Block the Airport. Block the MTR. Block the Ferries...Block the highways for example.
OC will end one way or another, but the repercussions it stirred up will remain. It may not necessarily be financial consequences, but adverse societal impact will linger, and not to the benefit of Hong Kong:
Politicians and police have done a thorough job of alienating our youth | South China Morning Post
The Occupy Central movement will end soon, although many more demonstrations will take place in the coming months and years. The long-term legacy of the movement will be an ongoing generational chasm. On Hong Kong university campuses, the overwhelming majority of students support Occupy Central and its civil disobedience, although many believe the demonstrations have gone on too long. Almost all students believe the Hong Kong government is run by incompetents who have no understanding of how ordinary people live.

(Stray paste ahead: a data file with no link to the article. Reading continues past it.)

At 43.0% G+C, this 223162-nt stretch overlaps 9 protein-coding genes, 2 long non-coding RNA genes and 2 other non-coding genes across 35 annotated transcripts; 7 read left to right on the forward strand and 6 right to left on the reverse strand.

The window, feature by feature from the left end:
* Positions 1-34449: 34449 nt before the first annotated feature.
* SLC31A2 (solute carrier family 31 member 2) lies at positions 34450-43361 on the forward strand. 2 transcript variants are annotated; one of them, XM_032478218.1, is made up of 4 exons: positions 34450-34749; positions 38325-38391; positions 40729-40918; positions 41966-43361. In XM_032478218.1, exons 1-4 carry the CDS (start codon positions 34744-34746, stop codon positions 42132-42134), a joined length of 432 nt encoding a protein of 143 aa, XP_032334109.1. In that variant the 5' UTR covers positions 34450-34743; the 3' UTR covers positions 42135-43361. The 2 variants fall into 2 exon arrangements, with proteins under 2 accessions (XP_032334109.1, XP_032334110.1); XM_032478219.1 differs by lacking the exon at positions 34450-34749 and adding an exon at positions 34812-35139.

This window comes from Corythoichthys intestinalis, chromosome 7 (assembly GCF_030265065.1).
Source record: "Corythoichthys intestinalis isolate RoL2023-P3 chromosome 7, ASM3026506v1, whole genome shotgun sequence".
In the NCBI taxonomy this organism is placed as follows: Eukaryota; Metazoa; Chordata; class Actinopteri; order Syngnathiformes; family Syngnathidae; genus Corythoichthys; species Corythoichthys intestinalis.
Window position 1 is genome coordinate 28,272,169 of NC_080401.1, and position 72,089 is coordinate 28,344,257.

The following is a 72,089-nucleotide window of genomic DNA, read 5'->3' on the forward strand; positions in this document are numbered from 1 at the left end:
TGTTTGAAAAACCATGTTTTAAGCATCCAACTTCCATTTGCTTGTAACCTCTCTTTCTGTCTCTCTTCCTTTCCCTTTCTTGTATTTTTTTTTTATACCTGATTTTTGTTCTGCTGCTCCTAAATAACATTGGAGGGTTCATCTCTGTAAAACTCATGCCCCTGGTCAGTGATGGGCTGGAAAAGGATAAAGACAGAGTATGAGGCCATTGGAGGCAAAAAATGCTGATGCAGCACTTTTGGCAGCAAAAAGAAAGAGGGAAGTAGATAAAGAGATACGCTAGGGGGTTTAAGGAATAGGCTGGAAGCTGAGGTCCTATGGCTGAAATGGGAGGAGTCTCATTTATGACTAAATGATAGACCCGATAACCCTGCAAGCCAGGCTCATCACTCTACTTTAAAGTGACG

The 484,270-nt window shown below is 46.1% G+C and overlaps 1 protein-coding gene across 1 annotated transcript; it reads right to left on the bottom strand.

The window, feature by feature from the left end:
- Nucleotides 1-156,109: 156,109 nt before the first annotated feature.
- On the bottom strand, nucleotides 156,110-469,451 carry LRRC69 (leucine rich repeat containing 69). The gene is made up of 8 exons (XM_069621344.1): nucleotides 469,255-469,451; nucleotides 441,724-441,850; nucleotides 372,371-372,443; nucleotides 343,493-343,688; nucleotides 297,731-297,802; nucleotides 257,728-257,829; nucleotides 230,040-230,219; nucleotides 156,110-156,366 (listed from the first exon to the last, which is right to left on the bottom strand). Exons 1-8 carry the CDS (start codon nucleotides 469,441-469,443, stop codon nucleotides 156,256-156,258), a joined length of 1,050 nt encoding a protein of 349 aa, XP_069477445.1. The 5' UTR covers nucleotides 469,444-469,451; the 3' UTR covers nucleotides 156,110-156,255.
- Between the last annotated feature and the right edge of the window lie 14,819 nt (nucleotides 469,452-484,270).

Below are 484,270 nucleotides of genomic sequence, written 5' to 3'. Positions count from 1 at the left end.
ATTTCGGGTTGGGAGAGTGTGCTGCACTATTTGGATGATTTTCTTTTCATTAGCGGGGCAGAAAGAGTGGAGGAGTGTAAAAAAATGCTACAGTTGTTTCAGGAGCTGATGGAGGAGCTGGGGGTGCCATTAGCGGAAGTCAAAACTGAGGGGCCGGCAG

Hong Kong students overwhelmingly see the mainland as a foreign dictatorship rather than a motherland, and see Hong Kong as being progressively swallowed up by its authoritarian mainland masters. This is totally different from what Hong Kong and Beijing pundits envisioned 20 years ago; they assumed young people would become more Chinese. This was not even fully imaginable 20 months ago. A generation has been radicalised.
Will this young generation be running a new, more democratic and open Hong Kong in future decades? Or will it be doomed to suffer an ever more plutocratic and authoritarian Hong Kong? I eye the future with a tiny bit of hope and a great deal of fear for my city. Meanwhile, Hong Kong's political leaders and police officials should know they have completely alienated most of Hong Kong's youth, and will probably never get them back.
My guess is that either the HKFS will call for a retreat next week, or we will see injunctions enforced in a similar way to Mongkok. From their point of view the government seems to have hit a winning formula.
Then we are back to the second round consultation. I expect the government will proceed as if nothing happened, but with a view to blaming the pan-democrats for 'selfishly' denying the silent majority when they veto the reform package.
On the other hand if, god forbid, someone gets killed in the upcoming clashes, then who knows what will happen.
Last edited by Cho-man; 04-12-2014 at 10:48 PM.